IMAGE CREDIT: Warner Bros. under Public Domain
Superhero movies have taken over the world of cinema. CNBC reports that Disney has made over $18.2 billion at the global box office since they acquired Marvel back in 2009. This has led to a superhero movie arms race, as companies continue to churn out film after film starring the world’s most famous superheroes. And while this isn’t inherently bad (as this has led to some pretty entertaining superhero films), the genre is getting quite saturated with movies that are all starting to look and feel the same.
However, this all changed when Joker was released last year. The film pretty much broke the superhero movie mold. It did this by exploring a darker side of the genre by diving into the demented psyche of its titular character. Instead of following a hero, Joker is all about a failed stand-up comic, Arthur Fleck. The film follows Fleck’s descent into madness as he turns into the Clown Prince of Crime that we all love to hate.
Joker also managed to break the monotony of the superhero film genre by approaching filmmaking from a different angle. Unlike cookie-cutter superhero movies, Joker took a more artistic approach, especially when it came to cinematography. This was a conscious effort on the filmmakers’ part, as the film’s cinematographer, Lawrence Sher, has talked about how they wanted to make sure that the film’s visuals were complementary to the story and themes that they were trying to portray on the big screen. These types of artistic shots are made possible with today’s evolving technology in the world of cinematography. The array of professional video cameras and lenses featured on Adorama underscores just how diverse the equipment has become. Now that there are better action cameras for outdoor shots and smaller cameras for more intimate scenes, it’s easier to deal with any issues that filmmakers may come across. For the case of Joker, it also allowed the cinematographer more creative freedom. Sher pointed out that the use of longer lenses allowed them to capture scenes that served as “an almost voyeuristic view into [Joker’s] life,” while the use of wider lenses let audiences feel as if they had private moments with the character.
Another thing that the film has going for it is its unique use of color grading. This Medium article showcases the variety of color grading choices made for the movie, and breaks down how the team behind the film meticulously crafted the visuals using the latest color grading software. The team behind Joker took full advantage of all the tools they had at their disposal, all of which resulted in a nomination for Best Cinematography at the 92nd Academy Awards.
Now, like all great films, the jury is still out on Joker, as it’s one of the most divisive films to be released in recent memory. One of the most contested aspects of the film is the ending. Some people are convinced that the ending of the film is more open-ended than we are led to believe. If you want to know what we think about this, read on as we break down Joker’s ending.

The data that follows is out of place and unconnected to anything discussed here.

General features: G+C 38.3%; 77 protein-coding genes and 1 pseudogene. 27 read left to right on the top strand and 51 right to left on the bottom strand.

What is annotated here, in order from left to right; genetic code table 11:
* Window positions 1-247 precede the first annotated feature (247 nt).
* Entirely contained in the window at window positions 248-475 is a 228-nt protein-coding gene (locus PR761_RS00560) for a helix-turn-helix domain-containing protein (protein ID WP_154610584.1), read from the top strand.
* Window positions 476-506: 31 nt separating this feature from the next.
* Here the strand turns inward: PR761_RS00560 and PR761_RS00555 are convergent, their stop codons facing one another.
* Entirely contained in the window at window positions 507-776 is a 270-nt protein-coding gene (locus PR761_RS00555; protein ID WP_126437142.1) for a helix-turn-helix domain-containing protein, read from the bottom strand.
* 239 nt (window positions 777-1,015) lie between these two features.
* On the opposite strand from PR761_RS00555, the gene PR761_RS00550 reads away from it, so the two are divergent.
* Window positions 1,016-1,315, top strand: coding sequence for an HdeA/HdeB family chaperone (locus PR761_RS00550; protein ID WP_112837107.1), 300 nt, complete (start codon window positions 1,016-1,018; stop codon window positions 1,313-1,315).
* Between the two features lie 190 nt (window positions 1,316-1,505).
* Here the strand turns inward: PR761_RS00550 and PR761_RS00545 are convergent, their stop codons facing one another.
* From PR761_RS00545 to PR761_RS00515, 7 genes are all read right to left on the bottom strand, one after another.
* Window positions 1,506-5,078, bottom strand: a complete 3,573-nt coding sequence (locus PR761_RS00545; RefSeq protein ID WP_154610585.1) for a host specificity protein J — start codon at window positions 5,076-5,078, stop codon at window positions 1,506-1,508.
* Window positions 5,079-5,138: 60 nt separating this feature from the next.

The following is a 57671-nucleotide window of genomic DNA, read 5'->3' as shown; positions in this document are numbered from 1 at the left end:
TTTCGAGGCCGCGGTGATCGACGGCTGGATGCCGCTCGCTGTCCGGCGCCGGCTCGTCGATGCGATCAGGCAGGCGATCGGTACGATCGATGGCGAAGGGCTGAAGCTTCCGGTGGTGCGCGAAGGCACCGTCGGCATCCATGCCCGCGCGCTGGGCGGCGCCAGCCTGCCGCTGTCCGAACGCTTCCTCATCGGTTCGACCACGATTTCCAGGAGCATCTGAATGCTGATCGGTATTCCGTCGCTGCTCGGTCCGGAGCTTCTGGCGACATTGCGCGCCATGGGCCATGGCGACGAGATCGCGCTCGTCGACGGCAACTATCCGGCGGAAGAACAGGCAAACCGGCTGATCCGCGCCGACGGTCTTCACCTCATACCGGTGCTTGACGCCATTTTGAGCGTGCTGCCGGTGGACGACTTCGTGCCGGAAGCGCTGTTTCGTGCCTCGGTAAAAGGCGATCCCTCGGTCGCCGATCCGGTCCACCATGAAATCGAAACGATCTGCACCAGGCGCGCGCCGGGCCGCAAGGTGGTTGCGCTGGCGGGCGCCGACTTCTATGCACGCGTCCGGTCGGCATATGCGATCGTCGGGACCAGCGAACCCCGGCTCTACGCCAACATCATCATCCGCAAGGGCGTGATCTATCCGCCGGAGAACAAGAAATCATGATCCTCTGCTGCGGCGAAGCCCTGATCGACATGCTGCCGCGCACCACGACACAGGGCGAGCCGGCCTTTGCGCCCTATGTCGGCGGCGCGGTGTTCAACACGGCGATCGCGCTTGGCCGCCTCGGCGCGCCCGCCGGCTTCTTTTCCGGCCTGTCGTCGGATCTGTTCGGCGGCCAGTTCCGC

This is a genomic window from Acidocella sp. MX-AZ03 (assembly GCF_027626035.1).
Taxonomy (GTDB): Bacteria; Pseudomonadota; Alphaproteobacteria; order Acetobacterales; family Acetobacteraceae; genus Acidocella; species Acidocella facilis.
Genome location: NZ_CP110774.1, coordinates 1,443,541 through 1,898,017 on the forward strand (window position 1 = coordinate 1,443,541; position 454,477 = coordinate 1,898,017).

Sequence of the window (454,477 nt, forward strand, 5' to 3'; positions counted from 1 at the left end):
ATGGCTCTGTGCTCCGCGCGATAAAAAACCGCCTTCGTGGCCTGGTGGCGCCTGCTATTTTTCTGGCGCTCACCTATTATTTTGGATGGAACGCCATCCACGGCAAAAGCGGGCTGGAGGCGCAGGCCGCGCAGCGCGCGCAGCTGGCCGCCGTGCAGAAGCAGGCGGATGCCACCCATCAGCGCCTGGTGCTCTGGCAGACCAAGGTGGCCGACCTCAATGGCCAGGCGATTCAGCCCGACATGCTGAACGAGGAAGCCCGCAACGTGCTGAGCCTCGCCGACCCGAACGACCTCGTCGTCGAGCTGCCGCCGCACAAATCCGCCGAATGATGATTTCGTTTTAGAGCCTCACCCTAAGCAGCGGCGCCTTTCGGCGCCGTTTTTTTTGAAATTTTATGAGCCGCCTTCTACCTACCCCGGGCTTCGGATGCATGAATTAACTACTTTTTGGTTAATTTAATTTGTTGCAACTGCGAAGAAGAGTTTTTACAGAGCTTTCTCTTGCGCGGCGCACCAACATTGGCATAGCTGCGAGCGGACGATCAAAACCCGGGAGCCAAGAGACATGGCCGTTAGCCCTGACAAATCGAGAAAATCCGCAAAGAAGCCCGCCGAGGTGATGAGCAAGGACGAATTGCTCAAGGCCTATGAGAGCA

Joker Ending Explained
None Of It Was Real
The film ends with Fleck in a mental institution after all the chaos he caused. While this may seem pretty straightforward, some claim that none of the events in the film actually happened — that it was all just a delusion caused by Fleck’s deteriorating mind. This isn’t impossible, as the film shows us how his delusions can sometimes take over the narrative as shown in several scenes (his date with Sophie and his first interaction with Franklin Murray comes to mind). Little details like all the clocks in the film being set to one time only strengthen this theory, as it may have been a clue left by the people behind the making of the film.
Arthur Fleck Isn’t Joker
The film culminates with riots happening across Gotham City – normal citizens rally after being inspired by Fleck’s brazen acts of defiance against a world that doesn’t care for those living at its fringes. To show their solidarity with Fleck, everyone involved in the riots wear clown masks or clown makeup. This has led some people to believe that Fleck isn’t Joker but is the figure that inspired Joker to be Joker. The most solid piece of evidence here is Fleck’s age. It’s unlikely that Fleck is the Joker that Batman fights against, as Bruce Wayne is still a kid when the events of Joker are happening.
If you’re looking for a canon ending, then you aren’t going to get one, as Todd Phillips himself refuses to debunk any of the theories that people have come up with. However, we do lean towards one specific theory more than any other. Our bet’s on Fleck not being the Joker that battles Batman. Age is pretty much the deciding factor here, as Fleck would just be too old by the time Bruce Wayne turns into Batman.
Barry is a technologist who helps start-ups build successful products. His love for movies and production has led him to write his well-received film explanation and analysis articles to help everyone appreciate the films better. He’s regularly available for a chat conversation on his website and consults on storyboarding from time to time.
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